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Chapel Hill elementary, middle schools bring composting to lunchtime

Posted September 26, 2014
Updated October 6, 2014

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— Many school systems recycle paper, glass and aluminum in the cafeteria, but now a local district is making sure even the food gets a second life.

All Chapel Hill-Carrboro City Schools elementary and middle schools started composting this school year. Sustainability Director Dan Schnitzer said this is a big change from simply trashing everything at the end of lunch.

“You walk through the line and just dump your stuff,” Schnitzer said. “What we have to do is go through a multi-step separation process, so it's retraining behaviors.”

So far, it seems to be working. Officials say in the first two weeks of the school year, they have cut cafeteria waste by 90 percent.

"Food waste goes into a landfill and turns into methane gas, which is more toxic to the environment than carbon by about 20 times,” Schnitzer said.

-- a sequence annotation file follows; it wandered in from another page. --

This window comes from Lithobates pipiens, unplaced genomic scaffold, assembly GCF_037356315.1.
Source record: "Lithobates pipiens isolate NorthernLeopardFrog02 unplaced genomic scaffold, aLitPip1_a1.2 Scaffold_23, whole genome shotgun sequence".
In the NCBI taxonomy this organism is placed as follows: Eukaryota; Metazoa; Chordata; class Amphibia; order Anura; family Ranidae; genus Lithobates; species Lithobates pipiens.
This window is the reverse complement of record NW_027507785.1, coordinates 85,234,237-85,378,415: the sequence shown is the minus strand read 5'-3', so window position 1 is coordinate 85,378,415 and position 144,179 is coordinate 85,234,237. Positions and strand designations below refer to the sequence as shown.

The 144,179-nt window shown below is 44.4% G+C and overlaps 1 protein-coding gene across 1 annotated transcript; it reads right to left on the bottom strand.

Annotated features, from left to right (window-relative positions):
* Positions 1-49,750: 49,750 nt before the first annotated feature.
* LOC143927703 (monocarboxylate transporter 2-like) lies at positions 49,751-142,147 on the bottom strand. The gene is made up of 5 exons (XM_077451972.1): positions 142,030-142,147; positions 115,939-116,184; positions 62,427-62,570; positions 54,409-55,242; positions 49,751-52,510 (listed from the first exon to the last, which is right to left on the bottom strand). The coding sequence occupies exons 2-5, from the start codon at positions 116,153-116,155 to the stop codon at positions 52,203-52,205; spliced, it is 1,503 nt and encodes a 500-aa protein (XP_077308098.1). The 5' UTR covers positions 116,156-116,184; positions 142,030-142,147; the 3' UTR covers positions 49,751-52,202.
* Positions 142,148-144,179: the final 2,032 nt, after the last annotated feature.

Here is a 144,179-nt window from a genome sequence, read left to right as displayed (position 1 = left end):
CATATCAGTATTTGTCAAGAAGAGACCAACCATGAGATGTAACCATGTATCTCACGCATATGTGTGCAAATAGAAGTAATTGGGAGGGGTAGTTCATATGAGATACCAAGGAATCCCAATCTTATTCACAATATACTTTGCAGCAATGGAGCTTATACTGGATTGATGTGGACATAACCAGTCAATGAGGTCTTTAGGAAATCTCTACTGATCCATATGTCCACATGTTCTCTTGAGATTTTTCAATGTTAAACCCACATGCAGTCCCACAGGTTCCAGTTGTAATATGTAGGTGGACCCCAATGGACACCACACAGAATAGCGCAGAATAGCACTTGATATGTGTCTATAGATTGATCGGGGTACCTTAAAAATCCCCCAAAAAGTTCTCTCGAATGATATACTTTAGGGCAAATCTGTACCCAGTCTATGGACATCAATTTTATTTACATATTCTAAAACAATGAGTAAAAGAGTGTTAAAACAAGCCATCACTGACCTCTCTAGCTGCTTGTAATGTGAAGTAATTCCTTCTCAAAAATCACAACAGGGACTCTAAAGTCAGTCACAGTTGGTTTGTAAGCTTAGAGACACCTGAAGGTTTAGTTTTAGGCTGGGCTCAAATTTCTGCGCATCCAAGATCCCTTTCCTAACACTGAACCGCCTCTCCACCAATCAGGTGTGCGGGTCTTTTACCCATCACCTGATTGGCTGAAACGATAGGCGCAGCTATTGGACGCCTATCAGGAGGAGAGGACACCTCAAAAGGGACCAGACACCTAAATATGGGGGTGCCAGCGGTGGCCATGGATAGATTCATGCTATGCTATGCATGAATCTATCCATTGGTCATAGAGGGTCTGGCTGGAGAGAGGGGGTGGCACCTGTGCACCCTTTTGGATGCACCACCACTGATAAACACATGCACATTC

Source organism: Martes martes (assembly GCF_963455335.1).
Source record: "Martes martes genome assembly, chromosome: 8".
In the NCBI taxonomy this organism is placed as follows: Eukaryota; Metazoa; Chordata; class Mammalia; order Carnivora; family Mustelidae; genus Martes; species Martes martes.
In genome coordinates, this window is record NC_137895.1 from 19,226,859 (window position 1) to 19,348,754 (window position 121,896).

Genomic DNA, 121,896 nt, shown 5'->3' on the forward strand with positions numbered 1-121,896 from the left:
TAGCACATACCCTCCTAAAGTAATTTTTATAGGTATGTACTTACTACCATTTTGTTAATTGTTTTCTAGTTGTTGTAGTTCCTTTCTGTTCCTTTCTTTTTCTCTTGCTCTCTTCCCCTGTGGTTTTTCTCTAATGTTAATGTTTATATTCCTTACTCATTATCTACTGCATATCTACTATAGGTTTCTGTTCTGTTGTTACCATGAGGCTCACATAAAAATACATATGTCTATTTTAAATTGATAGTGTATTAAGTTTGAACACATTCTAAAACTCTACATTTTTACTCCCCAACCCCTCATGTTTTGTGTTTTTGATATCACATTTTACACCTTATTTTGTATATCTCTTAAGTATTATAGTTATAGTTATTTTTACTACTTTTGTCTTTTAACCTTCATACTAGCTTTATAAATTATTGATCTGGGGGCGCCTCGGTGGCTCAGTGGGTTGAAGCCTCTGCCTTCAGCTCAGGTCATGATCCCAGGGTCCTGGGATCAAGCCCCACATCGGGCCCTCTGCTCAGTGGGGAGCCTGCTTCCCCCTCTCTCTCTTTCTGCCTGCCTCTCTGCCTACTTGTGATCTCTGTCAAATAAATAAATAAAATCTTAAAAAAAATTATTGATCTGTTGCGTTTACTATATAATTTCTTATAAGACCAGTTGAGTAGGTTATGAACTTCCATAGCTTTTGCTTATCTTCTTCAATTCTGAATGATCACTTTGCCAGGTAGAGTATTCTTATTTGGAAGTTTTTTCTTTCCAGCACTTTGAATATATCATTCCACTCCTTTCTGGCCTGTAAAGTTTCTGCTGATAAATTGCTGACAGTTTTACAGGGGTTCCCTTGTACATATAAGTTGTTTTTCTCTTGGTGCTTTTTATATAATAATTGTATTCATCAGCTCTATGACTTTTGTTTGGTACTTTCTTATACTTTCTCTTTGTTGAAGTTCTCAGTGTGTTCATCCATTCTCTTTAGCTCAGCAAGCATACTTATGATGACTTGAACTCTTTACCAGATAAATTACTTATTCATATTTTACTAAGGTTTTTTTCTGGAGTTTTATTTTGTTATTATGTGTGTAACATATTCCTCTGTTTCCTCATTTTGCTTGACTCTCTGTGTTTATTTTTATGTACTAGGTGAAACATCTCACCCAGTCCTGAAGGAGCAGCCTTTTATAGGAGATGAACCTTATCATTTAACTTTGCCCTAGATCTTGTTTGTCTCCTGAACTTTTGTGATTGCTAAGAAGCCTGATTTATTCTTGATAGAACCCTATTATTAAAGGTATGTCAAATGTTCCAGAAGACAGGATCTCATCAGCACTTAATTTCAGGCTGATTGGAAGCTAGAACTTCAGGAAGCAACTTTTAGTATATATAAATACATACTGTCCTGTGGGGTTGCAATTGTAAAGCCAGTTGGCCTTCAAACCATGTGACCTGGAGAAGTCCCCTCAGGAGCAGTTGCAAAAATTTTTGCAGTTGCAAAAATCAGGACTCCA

Brooks Contractors collects the waste, and the compost goes back to local farmers and gardeners. Some will even go back to schools for spring planting projects.

“The apple core they composted at the beginning of the school year can be composted and turned into tomatoes, which can be composted, and the circle continues,” Schnitzer said.

Morris Grove Elementary School fifth-grader Kadian Willoughby likes the sound of that.

“It makes me feel better, because I think there should be more trees and plants,” Kadian said.

The school district hopes to keep more than 140 tons of food waste out of the landfill. Officials also hope to expand the composting program to high schools.


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